New York Times, Democrats in High-Tax States Plot to Blunt Impact of New Tax Law:
Democrats in high-cost, high-tax states are plotting ways to do what their states’ representatives in Congress could not: blunt the impact of the newly passed Republican tax overhaul.
Governors and legislative leaders in New York, California and other states are considering legal challenges to elements of the law that they say unfairly single out parts of the country. They are looking at ways of raising revenue that aren’t penalized by the new law. And they are considering changing their state tax codes to allow residents to take advantage of other federal tax breaks — in effect, restoring deductions that the tax law scaled back.
One proposal would replace state income taxes, which are no longer fully deductible under the new law, with payroll taxes on employers, which are deductible. Another idea would be to allow residents to replace their state income tax payments with tax-deductible charitable contributions to their state governments.
Such ideas may sound far-fetched. And until recently, they were mostly the province of tax professors and bloggers. But they are now getting serious consideration in state capitols where some lawmakers see the Republican law as a thinly veiled assault on parts of the country that typically vote for Democrats. ...
Some proposals are more complex. Kirk Stark, a law professor at the University of California, Los Angeles, has suggested that states encourage residents to donate money to their state governments, then let the governments credit those donations against their state income taxes. Such donations would qualify as charitable donations, which are still fully deductible on federal taxes.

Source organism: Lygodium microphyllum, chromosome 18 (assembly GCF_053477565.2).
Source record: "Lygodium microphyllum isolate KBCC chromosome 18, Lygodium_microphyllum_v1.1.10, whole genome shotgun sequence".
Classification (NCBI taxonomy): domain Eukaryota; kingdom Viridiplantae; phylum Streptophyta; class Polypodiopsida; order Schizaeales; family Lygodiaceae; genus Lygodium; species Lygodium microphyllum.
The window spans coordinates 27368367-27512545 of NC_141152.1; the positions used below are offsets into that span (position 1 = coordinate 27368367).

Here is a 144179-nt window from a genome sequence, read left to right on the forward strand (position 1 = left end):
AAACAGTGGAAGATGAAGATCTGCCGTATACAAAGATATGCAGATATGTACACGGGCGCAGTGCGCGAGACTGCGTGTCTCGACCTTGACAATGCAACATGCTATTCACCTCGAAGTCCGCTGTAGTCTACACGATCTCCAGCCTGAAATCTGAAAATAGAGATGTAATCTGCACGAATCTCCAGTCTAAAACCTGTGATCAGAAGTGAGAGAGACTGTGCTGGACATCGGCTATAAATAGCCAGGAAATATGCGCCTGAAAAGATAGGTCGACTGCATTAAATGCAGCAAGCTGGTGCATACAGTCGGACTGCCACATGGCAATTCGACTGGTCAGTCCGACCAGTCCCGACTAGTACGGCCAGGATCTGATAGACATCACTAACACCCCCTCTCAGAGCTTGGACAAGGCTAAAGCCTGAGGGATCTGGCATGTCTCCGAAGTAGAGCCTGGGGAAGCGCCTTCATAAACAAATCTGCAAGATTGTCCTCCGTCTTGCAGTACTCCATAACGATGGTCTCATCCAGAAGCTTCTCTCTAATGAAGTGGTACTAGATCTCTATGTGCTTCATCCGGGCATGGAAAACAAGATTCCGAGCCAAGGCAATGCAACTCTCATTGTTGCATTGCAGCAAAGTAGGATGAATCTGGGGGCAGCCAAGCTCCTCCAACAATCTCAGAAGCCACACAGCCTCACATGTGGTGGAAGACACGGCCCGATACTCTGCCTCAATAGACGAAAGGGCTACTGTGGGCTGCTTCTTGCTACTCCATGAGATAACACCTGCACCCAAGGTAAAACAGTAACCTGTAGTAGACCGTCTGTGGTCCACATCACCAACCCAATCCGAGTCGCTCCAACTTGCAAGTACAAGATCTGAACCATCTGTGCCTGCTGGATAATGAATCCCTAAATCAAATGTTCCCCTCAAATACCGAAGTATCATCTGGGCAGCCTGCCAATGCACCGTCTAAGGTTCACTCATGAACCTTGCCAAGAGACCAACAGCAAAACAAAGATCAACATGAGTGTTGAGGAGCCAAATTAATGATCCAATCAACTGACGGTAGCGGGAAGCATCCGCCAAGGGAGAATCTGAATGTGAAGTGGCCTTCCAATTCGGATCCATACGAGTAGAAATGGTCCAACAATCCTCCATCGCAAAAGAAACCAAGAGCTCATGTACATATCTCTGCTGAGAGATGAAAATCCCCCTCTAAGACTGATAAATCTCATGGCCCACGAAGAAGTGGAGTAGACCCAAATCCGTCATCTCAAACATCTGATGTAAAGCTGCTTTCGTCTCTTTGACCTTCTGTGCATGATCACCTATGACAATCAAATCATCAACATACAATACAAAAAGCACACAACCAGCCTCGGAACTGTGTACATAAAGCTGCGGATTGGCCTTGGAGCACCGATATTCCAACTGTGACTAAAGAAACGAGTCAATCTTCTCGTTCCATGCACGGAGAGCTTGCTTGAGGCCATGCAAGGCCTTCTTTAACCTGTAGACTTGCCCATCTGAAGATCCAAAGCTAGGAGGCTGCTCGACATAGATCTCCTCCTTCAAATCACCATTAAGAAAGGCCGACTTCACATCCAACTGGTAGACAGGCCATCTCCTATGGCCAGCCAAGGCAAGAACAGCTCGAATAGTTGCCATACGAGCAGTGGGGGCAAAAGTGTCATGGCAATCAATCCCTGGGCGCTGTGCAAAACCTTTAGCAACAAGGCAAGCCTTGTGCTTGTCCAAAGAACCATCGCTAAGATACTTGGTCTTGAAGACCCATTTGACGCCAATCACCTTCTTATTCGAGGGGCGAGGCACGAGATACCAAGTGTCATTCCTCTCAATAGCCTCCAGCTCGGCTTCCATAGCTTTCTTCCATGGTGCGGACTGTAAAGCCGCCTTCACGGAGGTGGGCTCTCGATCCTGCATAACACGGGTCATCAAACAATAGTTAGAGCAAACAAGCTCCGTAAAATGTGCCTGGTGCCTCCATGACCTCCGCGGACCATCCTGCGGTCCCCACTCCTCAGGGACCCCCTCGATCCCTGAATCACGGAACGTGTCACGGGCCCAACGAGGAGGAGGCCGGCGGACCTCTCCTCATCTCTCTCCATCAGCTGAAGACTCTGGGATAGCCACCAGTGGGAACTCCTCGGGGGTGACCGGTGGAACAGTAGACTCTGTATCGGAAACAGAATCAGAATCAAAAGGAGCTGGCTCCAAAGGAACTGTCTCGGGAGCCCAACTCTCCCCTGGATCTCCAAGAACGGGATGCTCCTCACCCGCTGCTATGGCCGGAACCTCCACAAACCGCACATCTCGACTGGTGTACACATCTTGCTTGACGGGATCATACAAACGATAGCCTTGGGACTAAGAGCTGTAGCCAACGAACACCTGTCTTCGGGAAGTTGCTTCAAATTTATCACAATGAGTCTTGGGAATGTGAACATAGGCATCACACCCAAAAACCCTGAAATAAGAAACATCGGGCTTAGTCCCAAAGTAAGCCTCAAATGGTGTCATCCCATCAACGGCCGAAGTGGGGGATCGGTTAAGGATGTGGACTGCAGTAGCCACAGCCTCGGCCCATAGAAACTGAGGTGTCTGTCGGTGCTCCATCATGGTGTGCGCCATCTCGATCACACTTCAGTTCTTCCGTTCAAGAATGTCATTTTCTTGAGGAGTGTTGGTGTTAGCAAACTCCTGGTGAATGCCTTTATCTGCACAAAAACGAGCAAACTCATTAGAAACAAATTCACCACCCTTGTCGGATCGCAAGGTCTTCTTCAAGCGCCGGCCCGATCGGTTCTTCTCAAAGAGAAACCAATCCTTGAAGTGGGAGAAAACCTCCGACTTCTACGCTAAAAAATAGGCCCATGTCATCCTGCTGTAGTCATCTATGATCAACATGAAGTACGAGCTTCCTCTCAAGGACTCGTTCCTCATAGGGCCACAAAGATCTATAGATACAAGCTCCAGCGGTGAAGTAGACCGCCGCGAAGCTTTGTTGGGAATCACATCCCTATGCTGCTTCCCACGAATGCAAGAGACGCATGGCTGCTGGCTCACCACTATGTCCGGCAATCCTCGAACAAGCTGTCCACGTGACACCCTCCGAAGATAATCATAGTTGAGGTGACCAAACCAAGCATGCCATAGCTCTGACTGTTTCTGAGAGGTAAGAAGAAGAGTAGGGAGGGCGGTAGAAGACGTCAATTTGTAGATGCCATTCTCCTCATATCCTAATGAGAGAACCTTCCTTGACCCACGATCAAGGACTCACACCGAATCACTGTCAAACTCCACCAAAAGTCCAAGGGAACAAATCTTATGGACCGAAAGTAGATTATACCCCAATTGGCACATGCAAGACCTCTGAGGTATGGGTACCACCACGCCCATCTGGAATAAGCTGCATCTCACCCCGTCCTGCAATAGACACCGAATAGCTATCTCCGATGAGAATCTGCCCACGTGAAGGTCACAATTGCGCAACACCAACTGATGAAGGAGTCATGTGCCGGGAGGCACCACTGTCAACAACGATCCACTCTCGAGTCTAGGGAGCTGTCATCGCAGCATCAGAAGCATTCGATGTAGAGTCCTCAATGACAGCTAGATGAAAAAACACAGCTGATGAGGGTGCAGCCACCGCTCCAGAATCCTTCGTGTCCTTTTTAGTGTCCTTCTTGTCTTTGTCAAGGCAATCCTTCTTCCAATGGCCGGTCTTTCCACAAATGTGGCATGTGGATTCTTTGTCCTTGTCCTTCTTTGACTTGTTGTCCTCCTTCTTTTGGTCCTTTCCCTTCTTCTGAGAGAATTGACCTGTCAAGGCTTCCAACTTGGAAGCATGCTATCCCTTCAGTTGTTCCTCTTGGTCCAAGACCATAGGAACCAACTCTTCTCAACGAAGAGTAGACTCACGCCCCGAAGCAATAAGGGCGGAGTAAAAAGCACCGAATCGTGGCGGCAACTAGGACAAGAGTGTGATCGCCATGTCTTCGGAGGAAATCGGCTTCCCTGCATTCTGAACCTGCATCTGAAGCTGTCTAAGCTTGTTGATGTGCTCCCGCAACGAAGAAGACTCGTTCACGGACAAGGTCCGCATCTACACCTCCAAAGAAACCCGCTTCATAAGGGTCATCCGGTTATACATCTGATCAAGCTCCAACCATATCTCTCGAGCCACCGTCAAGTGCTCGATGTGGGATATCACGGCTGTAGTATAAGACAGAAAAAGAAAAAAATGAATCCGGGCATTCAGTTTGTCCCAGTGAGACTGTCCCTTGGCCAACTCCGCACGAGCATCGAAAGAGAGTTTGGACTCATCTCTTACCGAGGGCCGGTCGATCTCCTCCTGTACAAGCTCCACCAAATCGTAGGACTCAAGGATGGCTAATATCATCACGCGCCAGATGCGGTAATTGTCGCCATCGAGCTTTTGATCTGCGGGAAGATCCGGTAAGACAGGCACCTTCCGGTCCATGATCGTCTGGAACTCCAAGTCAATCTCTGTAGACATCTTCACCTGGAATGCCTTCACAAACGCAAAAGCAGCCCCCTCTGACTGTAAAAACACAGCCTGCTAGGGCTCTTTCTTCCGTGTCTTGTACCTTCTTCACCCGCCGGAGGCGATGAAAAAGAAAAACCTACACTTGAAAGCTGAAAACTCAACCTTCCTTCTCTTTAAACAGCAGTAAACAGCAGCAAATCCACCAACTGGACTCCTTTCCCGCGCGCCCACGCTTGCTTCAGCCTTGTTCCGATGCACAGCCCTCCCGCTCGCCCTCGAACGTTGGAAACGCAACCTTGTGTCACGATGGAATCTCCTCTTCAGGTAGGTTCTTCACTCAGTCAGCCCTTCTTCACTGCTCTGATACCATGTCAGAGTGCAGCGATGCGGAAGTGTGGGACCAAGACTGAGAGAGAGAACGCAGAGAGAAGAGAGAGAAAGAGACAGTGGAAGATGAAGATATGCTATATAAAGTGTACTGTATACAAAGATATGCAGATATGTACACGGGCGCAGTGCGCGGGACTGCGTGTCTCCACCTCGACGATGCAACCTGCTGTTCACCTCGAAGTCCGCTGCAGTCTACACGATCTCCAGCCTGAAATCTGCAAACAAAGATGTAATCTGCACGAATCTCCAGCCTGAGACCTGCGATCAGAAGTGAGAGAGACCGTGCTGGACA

Mr. Stark noted that such programs already existed, albeit in a much more limited form. Several states let residents count donations to private schools as state tax payments under certain circumstances, an initiative that conservatives have promoted as a step toward school vouchers.
Another idea would be for states to partly or completely replace their income taxes with payroll taxes paid by employers, similar to existing taxes for Social Security and unemployment insurance.
In theory, such a move wouldn’t change after-tax income for either companies or individuals. It would just change where the tax checks were coming from. Companies would reduce workers’ pay by the amount of the payroll tax, and would be able to deduct the payments on their federal taxes. Because they would never receive the money, workers wouldn’t be taxed on it.
“In effect, it preserves the state income tax deduction,” said Dean Baker, a liberal economist who has been pushing for the plan.
Both ideas — and others like them — would face logistical hurdles, legal challenges and, most likely, opposition from Congress and the federal government. But they are nonetheless rapidly moving from the realm of academic theory into actual policymaking.